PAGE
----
[Met Performance] CID:221000

Metropolitan Opera House, Sat, April 4, 1970 Matinee Broadcast
Broadcast Matinee Broadcast

Available for streaming at Met Opera on Demand
Rebroadcast on Sirius Metropolitan Opera Radio

Review 1:

David Hamilton in the Financial Times (U.K.)
Norma at the Met

To the charmed circle of singers who have undertaken the title role of Bellini’s “Norma” at the Metropolitan Opera (Lilli Lehmann, Ponselle, Cigna, Milanov, and Callas) a sixth was added this season: Joan Sutherland, for whom the Metropolitan has revived the work in a new staging by Paul-Emile Dieber, with sets and costumes by Desmond Heeley. The occasion also marked the Metropolitan debut of Marilyn Horne as Adalgisa, and the male leads were taken by Carlo Bergonzi (Pollione) and Cesare Siepi (Oroveso); Richard Bonynge conducted.

The focus of audience attention was clearly on the two ladies and their duets, an emphasis that was certainly justified by the results. Sutherland seems to sing more expressively, to phrase with more commitment, and to colour her words more effectively when the working with Horne. After a very detached and almost casual “Casta diva,” she warmed noticeably in the first scene with Adalgisa, and was thereafter, a rather more interesting singer. She is not, and doubtless never will be, the kind of Norma who can galvanize the attention in the long and crucial stretches of declamation, so that at best she gives us only part of the role – and that not the part that makes “Norma” such a special opera. Her inability to command visual attention through concentration and variety of gesture was not on this occasion mitigated by her director, who apparently relied upon her imposing stature to focus attention and left the “plastique” of the role to her own devices – or device: primarily an admonitory raised-arm gesture.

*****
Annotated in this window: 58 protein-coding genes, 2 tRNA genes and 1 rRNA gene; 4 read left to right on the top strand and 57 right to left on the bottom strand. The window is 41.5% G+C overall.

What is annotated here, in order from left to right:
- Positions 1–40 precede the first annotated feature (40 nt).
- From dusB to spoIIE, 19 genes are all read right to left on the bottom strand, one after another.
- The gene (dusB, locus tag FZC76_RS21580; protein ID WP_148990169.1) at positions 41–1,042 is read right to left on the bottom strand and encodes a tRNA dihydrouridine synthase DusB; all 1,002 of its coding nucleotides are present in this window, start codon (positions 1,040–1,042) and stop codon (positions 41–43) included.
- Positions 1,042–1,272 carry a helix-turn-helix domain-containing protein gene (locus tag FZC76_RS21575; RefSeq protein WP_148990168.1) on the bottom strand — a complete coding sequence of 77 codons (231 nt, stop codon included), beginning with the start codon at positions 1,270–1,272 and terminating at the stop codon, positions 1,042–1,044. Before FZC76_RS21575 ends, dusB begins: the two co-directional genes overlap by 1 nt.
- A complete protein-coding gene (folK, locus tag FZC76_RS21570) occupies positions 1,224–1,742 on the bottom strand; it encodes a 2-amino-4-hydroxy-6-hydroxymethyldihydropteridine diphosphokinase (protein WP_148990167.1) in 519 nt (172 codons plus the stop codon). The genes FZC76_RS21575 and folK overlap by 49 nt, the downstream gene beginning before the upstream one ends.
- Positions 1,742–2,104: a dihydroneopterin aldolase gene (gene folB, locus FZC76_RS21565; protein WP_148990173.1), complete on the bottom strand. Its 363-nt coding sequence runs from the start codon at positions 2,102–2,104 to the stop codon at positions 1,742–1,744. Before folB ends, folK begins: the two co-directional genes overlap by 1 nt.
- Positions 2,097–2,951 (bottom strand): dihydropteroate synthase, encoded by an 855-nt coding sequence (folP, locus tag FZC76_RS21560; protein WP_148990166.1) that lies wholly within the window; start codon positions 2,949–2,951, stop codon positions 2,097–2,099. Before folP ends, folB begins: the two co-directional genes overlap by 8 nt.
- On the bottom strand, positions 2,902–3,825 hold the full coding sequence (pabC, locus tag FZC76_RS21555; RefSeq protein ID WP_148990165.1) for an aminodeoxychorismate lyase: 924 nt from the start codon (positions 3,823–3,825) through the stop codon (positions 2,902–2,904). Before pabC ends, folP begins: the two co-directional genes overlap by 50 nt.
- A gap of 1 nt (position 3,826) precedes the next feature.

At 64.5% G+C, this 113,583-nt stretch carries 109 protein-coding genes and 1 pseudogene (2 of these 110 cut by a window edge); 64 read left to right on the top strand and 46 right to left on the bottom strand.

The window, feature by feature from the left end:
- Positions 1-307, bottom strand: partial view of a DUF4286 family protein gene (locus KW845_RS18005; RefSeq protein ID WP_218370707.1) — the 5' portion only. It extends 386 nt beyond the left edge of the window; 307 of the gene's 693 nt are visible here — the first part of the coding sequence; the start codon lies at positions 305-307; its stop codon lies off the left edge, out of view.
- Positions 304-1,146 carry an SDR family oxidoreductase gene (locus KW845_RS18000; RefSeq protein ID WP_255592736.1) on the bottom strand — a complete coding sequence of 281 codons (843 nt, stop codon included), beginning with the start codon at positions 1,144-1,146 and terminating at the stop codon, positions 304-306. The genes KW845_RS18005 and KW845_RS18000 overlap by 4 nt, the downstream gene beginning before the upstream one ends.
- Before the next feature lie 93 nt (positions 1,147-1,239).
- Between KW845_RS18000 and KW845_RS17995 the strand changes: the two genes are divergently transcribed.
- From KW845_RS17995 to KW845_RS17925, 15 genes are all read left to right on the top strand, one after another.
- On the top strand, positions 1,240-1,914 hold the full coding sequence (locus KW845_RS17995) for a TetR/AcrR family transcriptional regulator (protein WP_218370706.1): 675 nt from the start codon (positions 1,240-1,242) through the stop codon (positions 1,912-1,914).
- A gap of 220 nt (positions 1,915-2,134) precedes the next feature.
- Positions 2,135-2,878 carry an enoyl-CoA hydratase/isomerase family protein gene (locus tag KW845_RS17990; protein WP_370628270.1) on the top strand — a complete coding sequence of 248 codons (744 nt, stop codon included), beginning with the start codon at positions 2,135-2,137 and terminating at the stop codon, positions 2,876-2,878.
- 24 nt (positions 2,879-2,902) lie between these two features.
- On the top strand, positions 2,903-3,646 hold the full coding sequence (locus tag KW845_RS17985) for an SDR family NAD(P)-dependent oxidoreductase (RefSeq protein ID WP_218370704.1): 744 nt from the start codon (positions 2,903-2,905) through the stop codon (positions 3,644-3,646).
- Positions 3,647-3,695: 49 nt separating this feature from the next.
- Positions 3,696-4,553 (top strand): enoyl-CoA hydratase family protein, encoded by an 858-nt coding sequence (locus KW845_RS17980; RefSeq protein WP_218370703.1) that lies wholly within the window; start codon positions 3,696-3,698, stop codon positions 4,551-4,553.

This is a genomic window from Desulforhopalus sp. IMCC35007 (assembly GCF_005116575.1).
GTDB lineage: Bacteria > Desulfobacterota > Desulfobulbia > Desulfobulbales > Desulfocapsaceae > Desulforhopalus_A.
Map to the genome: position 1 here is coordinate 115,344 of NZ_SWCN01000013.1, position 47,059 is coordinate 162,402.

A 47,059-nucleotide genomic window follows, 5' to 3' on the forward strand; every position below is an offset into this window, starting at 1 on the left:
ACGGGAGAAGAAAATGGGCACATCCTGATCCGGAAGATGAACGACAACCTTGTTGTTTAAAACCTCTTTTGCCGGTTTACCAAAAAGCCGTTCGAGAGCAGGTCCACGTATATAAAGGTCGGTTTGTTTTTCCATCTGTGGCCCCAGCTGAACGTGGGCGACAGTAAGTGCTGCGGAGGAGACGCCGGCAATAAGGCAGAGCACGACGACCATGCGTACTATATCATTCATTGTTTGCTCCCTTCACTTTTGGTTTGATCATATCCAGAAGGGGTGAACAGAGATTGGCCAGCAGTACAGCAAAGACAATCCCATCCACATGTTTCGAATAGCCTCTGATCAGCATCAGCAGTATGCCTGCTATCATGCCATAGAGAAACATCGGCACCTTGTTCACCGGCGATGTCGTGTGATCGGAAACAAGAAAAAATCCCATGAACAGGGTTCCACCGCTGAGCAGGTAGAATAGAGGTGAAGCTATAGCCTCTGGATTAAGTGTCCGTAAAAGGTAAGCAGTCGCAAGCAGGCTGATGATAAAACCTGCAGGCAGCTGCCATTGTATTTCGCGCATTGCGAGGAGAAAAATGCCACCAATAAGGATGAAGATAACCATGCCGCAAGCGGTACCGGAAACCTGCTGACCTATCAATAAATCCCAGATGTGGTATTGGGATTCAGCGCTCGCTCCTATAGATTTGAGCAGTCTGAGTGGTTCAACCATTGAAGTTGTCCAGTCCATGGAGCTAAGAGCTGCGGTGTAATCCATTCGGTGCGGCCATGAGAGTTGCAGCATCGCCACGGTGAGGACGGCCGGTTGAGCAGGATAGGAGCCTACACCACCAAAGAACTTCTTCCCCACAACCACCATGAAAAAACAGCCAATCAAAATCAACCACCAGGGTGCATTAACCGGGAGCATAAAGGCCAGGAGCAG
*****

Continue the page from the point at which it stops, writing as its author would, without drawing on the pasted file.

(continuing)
Marilyn Horne comes closer, I should think, to what Bellini must have had in mind: she shapes her recitatives around the sense of the words, and makes use of an impressive range of colourings. Since her mezzo is on the bright side it blends notably well with the veiled Sutherland soprano, and their ensemble was something at which to marvel. For all that she lack her partner’s rock-steady security of pitch, Horne remains the more interesting singer of the two.

In other respects, the performance was less admirable. Cesare Siepi can no longer muster the smooth rolling sound required by Oroveso’s melodies, and Carlo Bergonzi is simply miscast as Pollione: a fine singer in his regular lyric province, but here forcing to produce a dry, parched sound. As in most Metropolitan performances, the choruses were a disaster area, manifesting grossly inadequate ensemble and scruffy, off-pitch singing. The orchestra suffered from similar troubles, but these were overshadowed by the flaws in Mr. Bonynge’s conducting.

Desmond Heeley’s unit set, which made use of the newly restored stage turntable, was suitably Druidic in a sort of Wieland Wagner idiom. As I have suggested, the direction was limited, or at least ineffective, with respect to the principals; the disposition of the chorus was attractively non-symmetrical.

The Met persists in chopping “Norma” into four separate acts, presumably to stimulate bar business at intermissions: it is no service to Bellini, however, for the Met’s “first” and “third” acts form shapeless, unclimaxed entities. Otherwise, scholarly matters were in good order, including the quiet postlude to the “Guerra” chorus, with Sutherland adding a lovely ringing arpeggio at the end (as she did not in her recording) .

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